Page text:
Examining the Channel Choice of Experience-Oriented Customers in Omni-Channel Retailing

Examining the Channel Choice of Experience-Oriented Customers in Omni-Channel Retailing

WenYu Zhao (Shanghai University, Shanghai, China) and Nianqi Deng (Shanghai University, Shanghai, China)
Copyright: © 2020 |Pages: 12
DOI: 10.4018/IJISSS.2020010102
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In omni-channel retailing, this article draws on the theory of customer experience to research channel choice when consumers stay at different shopping stages. Through theoretical analysis, the customer experience was divided into three dimensions, functional, emotional, and seamless experience, and channel was divided into online and offline channel. Used survey to collect 266 valid questionnaires, and multiple linear regression and Probit model was employed to test the hypotheses. The results show that product type and shopping stage can influence the consumers' purchase decision and channel choice. For utilitarian products, functional and seamless experience have positive influence on omni-channel usage, and consumers tend to select online channel both in search and purchase stage; for hedonic product, emotional and seamless experience have positive influence on omni-channel usage, and consumers tent to select offline channel both in search and purchase stage. The findings provided some theoretical contributions and practical implications.
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1. Introduction

With the dawn of the mobile channel, tablets, social media, and the integration of these new channels in online and offline retailing, the retail landscape has been changed (Verhoef, Kannan and Inman, 2015). We are now moving from a multi-channel to an omni-channel retailing model (Rigby, 2011). In this environment, compared to the quality or price of goods, consumers are more concerned about high-quality pleasant purchasing experience in the whole process of shopping. Further, research has shown that purchasing experience has a strong impact on consumer evaluations and relative preferences (King and Balasubramanian, 1994). Past research about new retailing put forward that integrating online and offline business and combining with modern logistics factors to promote the rapid transformation of the retail industry (Zhao and Xu, 2017). In the omni-channel retailing, enterprises are required to sell products and provide services through the integration of offline channels, e-commerce channels and mobile e-commerce channels. In this context, enterprises must accurately grasp customer experience demand and cater to consumers’ need at any time, at any place and in any way to gain an advantage in the competition (Zhang et al., 2010). Therefore, these problems have attracted extensive attention in academia, and many researchers discussed and studied the factors including the channel choice, customer experience and consumer shopping stage.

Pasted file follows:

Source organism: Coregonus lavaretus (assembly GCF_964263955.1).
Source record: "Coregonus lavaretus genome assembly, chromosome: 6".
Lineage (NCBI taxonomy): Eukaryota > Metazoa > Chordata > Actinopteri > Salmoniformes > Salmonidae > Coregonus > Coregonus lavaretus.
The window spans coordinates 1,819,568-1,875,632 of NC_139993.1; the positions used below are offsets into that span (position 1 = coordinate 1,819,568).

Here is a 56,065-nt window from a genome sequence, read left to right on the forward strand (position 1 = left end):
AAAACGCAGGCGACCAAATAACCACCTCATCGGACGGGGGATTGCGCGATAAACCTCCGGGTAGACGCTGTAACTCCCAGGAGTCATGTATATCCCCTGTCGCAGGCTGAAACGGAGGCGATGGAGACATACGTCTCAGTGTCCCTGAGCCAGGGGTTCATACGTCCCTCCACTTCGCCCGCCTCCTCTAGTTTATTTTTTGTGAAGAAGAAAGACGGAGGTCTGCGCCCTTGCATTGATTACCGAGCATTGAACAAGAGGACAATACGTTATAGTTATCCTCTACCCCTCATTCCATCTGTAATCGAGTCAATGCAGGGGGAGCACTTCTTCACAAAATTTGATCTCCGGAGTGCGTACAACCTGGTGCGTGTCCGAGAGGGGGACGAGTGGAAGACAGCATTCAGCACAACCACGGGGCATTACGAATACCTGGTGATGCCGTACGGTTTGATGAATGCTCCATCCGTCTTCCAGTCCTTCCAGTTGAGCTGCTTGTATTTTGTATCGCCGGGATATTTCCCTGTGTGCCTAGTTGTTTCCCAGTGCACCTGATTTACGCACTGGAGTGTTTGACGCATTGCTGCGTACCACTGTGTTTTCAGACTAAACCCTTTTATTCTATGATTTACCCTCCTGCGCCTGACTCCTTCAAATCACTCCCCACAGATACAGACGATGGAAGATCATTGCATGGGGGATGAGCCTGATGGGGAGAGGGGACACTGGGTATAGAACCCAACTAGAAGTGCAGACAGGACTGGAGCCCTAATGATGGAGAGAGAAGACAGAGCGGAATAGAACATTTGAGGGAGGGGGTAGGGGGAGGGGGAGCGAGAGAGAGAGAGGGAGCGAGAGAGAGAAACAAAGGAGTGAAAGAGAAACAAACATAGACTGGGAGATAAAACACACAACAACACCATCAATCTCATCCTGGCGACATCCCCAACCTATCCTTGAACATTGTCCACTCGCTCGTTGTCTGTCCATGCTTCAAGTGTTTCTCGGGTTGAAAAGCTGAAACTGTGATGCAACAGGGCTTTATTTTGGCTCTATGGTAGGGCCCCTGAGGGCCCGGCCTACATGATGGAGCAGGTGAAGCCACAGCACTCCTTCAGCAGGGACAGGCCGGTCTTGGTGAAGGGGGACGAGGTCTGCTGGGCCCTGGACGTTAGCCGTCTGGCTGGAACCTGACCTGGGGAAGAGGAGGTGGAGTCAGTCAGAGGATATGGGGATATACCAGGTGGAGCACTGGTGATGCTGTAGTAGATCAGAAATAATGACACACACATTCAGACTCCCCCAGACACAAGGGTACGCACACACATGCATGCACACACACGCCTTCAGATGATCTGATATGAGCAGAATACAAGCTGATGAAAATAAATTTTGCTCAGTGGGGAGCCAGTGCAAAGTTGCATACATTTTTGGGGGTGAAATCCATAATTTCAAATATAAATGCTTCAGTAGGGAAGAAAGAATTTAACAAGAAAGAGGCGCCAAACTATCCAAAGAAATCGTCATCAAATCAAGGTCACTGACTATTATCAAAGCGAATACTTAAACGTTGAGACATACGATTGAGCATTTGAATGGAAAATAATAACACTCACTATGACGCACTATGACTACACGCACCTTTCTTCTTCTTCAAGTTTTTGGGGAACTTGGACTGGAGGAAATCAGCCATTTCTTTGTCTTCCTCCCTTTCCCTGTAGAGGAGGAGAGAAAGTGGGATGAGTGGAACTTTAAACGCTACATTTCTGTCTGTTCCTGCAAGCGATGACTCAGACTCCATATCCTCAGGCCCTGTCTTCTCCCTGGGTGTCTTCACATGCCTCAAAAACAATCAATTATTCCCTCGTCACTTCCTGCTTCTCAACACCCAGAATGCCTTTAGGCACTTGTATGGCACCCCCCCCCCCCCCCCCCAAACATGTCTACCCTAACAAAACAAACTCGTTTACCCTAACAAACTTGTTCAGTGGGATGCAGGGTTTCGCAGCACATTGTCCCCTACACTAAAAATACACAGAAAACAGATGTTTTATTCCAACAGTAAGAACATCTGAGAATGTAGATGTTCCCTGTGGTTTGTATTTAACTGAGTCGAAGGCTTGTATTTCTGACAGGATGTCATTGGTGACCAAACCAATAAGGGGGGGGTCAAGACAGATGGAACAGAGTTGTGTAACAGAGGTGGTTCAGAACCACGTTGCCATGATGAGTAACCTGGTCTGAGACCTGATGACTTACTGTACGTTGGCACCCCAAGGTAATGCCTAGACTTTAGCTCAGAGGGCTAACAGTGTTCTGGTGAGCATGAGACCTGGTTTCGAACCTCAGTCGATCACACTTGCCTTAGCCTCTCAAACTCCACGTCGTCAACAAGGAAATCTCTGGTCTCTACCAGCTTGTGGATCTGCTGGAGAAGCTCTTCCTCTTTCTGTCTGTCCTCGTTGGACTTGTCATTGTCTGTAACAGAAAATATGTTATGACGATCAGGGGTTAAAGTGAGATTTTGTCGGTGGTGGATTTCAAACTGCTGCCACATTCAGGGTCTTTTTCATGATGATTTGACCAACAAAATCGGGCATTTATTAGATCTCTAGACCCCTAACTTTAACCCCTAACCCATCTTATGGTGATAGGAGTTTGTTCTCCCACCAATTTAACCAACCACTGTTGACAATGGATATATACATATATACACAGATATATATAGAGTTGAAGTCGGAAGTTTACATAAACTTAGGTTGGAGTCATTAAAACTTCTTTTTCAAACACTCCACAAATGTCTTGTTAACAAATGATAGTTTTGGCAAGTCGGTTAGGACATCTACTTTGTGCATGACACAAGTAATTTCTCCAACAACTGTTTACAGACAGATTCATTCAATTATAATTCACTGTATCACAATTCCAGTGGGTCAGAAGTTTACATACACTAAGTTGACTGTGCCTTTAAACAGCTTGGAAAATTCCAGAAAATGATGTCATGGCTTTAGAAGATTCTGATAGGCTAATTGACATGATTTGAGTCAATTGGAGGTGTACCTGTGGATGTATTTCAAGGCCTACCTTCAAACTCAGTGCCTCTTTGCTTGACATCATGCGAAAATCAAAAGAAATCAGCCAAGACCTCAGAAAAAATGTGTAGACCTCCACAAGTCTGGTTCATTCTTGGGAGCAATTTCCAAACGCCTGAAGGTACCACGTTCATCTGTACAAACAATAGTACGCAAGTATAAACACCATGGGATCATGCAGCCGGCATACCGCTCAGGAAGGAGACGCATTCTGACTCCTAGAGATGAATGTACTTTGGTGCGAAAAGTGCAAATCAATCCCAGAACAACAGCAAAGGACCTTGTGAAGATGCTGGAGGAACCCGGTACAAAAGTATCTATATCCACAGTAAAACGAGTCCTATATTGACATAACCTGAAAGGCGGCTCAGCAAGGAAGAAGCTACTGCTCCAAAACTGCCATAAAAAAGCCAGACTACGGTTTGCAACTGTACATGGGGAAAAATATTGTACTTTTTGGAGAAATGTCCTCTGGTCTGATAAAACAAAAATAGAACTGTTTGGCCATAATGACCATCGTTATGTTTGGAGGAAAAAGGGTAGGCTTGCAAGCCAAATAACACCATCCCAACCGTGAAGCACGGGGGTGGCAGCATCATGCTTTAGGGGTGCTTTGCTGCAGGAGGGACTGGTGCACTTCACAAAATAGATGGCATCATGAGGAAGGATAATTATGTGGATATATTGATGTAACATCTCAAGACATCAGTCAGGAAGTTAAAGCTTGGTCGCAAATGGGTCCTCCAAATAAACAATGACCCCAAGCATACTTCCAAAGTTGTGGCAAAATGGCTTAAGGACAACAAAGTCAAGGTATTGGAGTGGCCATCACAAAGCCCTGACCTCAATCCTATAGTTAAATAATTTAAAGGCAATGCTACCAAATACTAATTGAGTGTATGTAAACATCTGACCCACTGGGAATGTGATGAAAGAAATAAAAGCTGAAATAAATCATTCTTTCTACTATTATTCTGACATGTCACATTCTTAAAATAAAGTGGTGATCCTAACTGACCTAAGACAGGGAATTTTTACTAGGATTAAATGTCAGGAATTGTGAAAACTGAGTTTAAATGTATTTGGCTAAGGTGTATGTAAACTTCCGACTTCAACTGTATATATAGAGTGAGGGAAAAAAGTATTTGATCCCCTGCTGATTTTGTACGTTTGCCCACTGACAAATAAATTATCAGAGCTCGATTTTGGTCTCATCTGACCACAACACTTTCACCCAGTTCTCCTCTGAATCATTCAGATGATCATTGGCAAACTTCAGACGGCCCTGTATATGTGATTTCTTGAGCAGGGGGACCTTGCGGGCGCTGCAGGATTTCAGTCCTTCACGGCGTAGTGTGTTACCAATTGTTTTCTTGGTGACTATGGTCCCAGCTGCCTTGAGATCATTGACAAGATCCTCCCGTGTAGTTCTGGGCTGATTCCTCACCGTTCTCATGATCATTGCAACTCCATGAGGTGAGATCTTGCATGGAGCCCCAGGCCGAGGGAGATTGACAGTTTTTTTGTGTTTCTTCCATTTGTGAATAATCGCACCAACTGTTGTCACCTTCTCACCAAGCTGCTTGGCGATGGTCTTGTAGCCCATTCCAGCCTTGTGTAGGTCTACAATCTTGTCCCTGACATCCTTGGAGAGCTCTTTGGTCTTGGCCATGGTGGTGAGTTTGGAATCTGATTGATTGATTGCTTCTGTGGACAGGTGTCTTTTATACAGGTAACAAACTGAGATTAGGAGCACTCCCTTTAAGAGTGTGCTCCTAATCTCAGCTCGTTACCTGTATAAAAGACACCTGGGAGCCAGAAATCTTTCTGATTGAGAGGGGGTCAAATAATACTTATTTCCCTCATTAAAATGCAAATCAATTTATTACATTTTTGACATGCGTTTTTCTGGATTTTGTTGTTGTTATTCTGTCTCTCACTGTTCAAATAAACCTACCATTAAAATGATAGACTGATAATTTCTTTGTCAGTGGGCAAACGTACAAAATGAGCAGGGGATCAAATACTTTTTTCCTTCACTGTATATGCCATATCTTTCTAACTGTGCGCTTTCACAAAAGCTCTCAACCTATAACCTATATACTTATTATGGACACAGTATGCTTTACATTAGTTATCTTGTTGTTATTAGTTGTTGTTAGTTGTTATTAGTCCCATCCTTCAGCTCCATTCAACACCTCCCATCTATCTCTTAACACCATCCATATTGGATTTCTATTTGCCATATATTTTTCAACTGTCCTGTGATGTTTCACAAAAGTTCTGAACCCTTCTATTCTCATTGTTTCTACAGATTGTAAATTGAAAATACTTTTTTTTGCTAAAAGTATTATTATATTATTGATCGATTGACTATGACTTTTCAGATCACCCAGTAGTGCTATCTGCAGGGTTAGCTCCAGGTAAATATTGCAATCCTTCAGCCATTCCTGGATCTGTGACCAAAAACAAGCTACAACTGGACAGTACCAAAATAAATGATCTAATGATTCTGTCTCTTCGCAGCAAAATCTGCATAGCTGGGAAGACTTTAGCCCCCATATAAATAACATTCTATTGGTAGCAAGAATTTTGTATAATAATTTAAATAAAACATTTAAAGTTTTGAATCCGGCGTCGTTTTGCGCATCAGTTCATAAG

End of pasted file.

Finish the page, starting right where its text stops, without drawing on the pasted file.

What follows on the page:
Nikki (2011) believes that omni-channel retail should be “4P”-pick, pack, process, pay seamless integration, and finally achieve “buy anywhere, get anywhere”. Godfrey et al. (2011) believe that enterprises can interact with customers in a variety of ways, and use new tools to observe customer behaviors, so as to continue to innovate and improve retail services. All this is due to the integration of multiple retail channels and the emergence of a large number of new medias. Fulgoni (2014) analyzed the purchase path of consumers under the background of omni-channel, and expounded how the development of digital technology changes the way consumers make purchase decisions. The degree of consumers searching relevant information through the Internet before purchase is shocking.

However, in omni-channel retailing, some problems are highly regarded by marketing practitioners and academic researchers. These problems are, which experiences consumers care mostly during the whole shopping stage, and which channel do consumers select in different shopping stages? At present, the research in this aspect is sparse, thus the current research provided some contribution in this research field.

The structure of this paper is as follows: The second part is a literature review; the third part outlines the research hypotheses; the fourth part gives the empirical results and analysis; and the fifth part provides a conclusion and some implications.

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